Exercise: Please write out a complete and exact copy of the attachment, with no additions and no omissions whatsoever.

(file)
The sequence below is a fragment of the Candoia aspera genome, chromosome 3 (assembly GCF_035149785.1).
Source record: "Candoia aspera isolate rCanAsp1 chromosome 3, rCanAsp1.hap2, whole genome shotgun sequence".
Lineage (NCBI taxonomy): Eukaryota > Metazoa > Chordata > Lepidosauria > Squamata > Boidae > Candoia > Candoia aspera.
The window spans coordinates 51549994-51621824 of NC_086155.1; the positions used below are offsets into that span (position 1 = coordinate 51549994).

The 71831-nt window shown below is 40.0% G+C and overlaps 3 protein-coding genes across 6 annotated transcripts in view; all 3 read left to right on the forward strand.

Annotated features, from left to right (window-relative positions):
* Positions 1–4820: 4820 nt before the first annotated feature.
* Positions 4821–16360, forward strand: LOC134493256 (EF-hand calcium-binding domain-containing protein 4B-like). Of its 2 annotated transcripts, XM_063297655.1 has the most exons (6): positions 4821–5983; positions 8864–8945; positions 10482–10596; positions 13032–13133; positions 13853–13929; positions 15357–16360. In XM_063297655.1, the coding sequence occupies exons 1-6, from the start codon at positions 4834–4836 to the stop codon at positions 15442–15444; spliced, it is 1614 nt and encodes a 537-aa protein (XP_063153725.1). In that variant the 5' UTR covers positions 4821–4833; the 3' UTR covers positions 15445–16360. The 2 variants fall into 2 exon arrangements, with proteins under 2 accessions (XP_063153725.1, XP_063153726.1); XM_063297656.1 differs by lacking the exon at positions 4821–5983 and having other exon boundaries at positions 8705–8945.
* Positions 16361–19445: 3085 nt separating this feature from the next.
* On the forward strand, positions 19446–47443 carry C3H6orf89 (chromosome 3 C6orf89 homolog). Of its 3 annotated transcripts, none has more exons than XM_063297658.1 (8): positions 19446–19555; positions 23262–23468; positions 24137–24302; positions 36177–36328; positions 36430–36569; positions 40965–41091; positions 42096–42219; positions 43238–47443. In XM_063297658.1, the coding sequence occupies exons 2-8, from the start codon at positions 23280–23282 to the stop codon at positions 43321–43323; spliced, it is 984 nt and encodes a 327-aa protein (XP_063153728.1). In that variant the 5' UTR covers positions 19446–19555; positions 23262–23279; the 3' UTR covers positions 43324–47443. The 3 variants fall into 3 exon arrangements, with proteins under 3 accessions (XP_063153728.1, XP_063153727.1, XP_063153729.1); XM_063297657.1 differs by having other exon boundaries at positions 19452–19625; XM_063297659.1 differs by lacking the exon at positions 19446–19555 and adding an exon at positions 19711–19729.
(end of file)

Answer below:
The sequence below is a fragment of the Candoia aspera genome, chromosome 3 (assembly GCF_035149785.1).
Source record: "Candoia aspera isolate rCanAsp1 chromosome 3, rCanAsp1.hap2, whole genome shotgun sequence".
Lineage (NCBI taxonomy): Eukaryota > Metazoa > Chordata > Lepidosauria > Squamata > Boidae > Candoia > Candoia aspera.
The window spans coordinates 51549994-51621824 of NC_086155.1; the positions used below are offsets into that span (position 1 = coordinate 51549994).

The 71831-nt window shown below is 40.0% G+C and overlaps 3 protein-coding genes across 6 annotated transcripts in view; all 3 read left to right on the forward strand.

Annotated features, from left to right (window-relative positions):
* Positions 1–4820: 4820 nt before the first annotated feature.
* Positions 4821–16360, forward strand: LOC134493256 (EF-hand calcium-binding domain-containing protein 4B-like). Of its 2 annotated transcripts, XM_063297655.1 has the most exons (6): positions 4821–5983; positions 8864–8945; positions 10482–10596; positions 13032–13133; positions 13853–13929; positions 15357–16360. In XM_063297655.1, the coding sequence occupies exons 1-6, from the start codon at positions 4834–4836 to the stop codon at positions 15442–15444; spliced, it is 1614 nt and encodes a 537-aa protein (XP_063153725.1). In that variant the 5' UTR covers positions 4821–4833; the 3' UTR covers positions 15445–16360. The 2 variants fall into 2 exon arrangements, with proteins under 2 accessions (XP_063153725.1, XP_063153726.1); XM_063297656.1 differs by lacking the exon at positions 4821–5983 and having other exon boundaries at positions 8705–8945.
* Positions 16361–19445: 3085 nt separating this feature from the next.
* On the forward strand, positions 19446–47443 carry C3H6orf89 (chromosome 3 C6orf89 homolog). Of its 3 annotated transcripts, none has more exons than XM_063297658.1 (8): positions 19446–19555; positions 23262–23468; positions 24137–24302; positions 36177–36328; positions 36430–36569; positions 40965–41091; positions 42096–42219; positions 43238–47443. In XM_063297658.1, the coding sequence occupies exons 2-8, from the start codon at positions 23280–23282 to the stop codon at positions 43321–43323; spliced, it is 984 nt and encodes a 327-aa protein (XP_063153728.1). In that variant the 5' UTR covers positions 19446–19555; positions 23262–23279; the 3' UTR covers positions 43324–47443. The 3 variants fall into 3 exon arrangements, with proteins under 3 accessions (XP_063153728.1, XP_063153727.1, XP_063153729.1); XM_063297657.1 differs by having other exon boundaries at positions 19452–19625; XM_063297659.1 differs by lacking the exon at positions 19446–19555 and adding an exon at positions 19711–19729.